“It’s my Grandma’s birthday! I pledge to drink wine in her honour too.”
That’s an email sent to me by Vera Barker’s granddaughter, Heather Anne, earlier today.
“It’s also the day they shot Kennedy but we don’t talk about that anymore,” she added. “Especially when it is Thanksgiving.”
For nearly fifty years, Vera Barker’s birthday has been a hard thing to toast, overshadowed by the huge news from Dallas. But now Vera’s dead too, ten years gone. If she were alive today she’d be 102. Kennedy would be 95.
As Heather pointed out, it seems that Kennedy’s death is dimmed to near black-out status by the American Thanksgiving and all the damnable hootin’ and hollerin’ about Black Friday sales.
Instead of remembering his death we’re told to head out the door and harass Wal-Mart clerks; stuff the pockets of their corporate bosses up and down the hinterland of our nations.
Where has all the time gone and what have we done with it?
When Johnny was born into that huge Massachusetts family and wealth in 1917, Vera was seven years old and living with her folks in a modest east Toronto bungalow. Her dad was Harry Gaw but her mom’s name–sorry, we don’t remember her mom’s name.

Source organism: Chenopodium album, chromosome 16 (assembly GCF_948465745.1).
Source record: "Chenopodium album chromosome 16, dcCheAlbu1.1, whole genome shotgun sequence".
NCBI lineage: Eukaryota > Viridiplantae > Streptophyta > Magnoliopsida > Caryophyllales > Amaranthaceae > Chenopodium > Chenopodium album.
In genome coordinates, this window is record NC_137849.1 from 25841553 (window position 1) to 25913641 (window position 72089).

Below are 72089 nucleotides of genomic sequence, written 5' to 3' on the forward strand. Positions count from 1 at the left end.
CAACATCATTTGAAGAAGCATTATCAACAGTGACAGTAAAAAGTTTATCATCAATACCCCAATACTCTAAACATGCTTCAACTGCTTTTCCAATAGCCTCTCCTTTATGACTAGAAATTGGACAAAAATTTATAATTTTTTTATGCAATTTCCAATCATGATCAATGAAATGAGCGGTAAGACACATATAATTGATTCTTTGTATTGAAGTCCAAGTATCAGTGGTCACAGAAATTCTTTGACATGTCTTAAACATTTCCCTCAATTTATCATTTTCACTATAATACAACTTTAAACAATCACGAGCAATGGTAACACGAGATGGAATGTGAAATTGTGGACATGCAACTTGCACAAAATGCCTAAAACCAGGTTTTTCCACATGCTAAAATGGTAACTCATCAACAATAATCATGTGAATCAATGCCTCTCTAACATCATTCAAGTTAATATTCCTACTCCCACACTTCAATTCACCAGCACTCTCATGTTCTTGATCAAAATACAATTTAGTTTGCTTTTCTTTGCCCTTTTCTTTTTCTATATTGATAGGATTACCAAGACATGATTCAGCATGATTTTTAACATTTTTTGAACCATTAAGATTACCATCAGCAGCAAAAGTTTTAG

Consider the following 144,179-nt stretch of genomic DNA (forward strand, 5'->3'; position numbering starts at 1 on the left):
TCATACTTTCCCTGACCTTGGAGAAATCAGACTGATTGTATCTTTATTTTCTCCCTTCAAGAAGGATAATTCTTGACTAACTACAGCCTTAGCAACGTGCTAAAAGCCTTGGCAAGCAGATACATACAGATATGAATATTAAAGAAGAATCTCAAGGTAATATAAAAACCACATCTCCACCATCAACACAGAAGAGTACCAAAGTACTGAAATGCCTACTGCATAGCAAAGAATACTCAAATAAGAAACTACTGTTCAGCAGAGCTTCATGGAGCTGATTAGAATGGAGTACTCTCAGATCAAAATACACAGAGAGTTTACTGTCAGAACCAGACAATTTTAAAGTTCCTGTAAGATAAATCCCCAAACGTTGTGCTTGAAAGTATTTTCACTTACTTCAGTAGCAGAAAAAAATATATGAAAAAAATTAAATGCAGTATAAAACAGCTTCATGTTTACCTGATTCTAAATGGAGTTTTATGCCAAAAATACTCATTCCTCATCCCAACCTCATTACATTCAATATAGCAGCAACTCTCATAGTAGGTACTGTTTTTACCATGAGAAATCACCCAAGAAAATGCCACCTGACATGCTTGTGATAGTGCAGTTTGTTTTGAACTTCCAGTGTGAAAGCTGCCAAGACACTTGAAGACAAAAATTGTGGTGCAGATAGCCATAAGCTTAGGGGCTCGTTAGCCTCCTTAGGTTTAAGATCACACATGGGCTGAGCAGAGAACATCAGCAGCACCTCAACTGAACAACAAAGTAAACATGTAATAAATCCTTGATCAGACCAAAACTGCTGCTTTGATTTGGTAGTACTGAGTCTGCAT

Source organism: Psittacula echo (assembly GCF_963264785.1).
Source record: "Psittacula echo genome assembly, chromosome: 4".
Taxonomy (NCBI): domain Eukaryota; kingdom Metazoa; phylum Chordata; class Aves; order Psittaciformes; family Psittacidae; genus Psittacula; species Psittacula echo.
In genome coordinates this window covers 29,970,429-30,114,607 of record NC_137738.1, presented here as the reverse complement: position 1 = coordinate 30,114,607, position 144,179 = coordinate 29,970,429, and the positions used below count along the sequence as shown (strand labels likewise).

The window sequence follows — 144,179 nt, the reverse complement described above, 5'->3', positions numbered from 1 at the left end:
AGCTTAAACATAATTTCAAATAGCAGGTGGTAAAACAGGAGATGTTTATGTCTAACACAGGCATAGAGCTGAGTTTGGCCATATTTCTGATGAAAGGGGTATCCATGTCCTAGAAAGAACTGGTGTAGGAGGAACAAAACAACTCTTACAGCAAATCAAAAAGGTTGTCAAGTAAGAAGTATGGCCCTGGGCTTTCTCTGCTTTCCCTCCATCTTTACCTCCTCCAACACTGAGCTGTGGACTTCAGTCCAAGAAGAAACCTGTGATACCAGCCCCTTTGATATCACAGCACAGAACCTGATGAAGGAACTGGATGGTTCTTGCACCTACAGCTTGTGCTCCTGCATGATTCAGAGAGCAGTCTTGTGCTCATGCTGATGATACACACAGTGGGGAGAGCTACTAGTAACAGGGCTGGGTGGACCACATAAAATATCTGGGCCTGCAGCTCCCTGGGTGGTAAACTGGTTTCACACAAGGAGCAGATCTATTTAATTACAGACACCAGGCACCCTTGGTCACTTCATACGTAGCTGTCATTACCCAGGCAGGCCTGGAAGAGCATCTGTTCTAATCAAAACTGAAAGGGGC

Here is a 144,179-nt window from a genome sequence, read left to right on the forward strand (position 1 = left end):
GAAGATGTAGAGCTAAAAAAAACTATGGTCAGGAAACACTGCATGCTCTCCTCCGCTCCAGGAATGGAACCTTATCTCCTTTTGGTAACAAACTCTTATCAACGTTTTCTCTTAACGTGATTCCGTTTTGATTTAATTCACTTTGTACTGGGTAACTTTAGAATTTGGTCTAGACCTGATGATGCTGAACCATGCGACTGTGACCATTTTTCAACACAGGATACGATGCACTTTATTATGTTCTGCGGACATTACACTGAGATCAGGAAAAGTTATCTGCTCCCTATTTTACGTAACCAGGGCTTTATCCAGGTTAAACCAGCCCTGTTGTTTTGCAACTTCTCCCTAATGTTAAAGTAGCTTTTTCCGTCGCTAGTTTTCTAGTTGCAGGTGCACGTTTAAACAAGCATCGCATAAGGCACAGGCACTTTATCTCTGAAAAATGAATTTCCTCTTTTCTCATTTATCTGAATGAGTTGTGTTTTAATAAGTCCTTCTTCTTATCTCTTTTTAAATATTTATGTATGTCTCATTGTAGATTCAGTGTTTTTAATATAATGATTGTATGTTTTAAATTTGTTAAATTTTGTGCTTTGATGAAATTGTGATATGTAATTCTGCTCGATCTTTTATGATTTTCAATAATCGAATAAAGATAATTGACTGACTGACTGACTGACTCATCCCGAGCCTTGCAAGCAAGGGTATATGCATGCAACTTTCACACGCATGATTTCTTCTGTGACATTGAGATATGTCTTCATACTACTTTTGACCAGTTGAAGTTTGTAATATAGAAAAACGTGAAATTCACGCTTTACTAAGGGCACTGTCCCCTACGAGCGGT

“It’s probably in my baby book,” said Heather, when I asked, but I don’t want to leave the computer right now to hunt down that particular archive. So we’ll (shamefully!) leave Great-Grandma Gaw out of the story and get back to Vera. Because today is her 102nd birthday and the night of her shared memorial toast: To Vera, to John.
To a life. To a death.
I was lucky enough to actually meet Vera Barker in Heather’s apartment a little over a decade ago. She was blind, couldn’t hear too well, and instantly reminded me of a gnarled Hagar Shipley, right down to her guttural “‘scuse me” as she inched towards her freshly stirred rye and Canadian Club.
Not one for small talk, I still managed to get the good bits.
Vera was a no-nonsense working woman, full of spit n’ fire (Hagar’s words) who supervised other women in a Toronto ammunitions plant during the war. That’s not her in the picture above but it could have been. The woman on the right, I imagine.
After the war she took a job stuffing filing cabinets with accounts paperwork for the Robert Simpson Co. on Queen Street. She was always a force to be reckoned with, just like Hagar.
Although several decades apart, we both worked at the same department store. I was in stationary on the ground floor, literally pushing pens, and at Christmas I was stuffed into a hideous red suit as Santa’s helper and planted myself beside the big hairy fella, signing kid’s names on stockings.
Back to Vera Barker.
Just for fun, I googled her name a little bit ago: an oddly reverse-anachronistic thing to do.
Here’s what came up:
A scandal sheet claims that President Obama and Vera Baker, his former campaign aide, had an affair up and down Washington’s seedy hotel strip a few years ago.
“Baker, now 35, worked tirelessly to get Obama elected to the U.S. Senate, raising millions in campaign contributions, in 2004. They grew close since.”
The Vera Barker I barely knew, but whom we will toast later tonight and remember, would have chuckled at this I imagine. Shadowed, always, by presidents.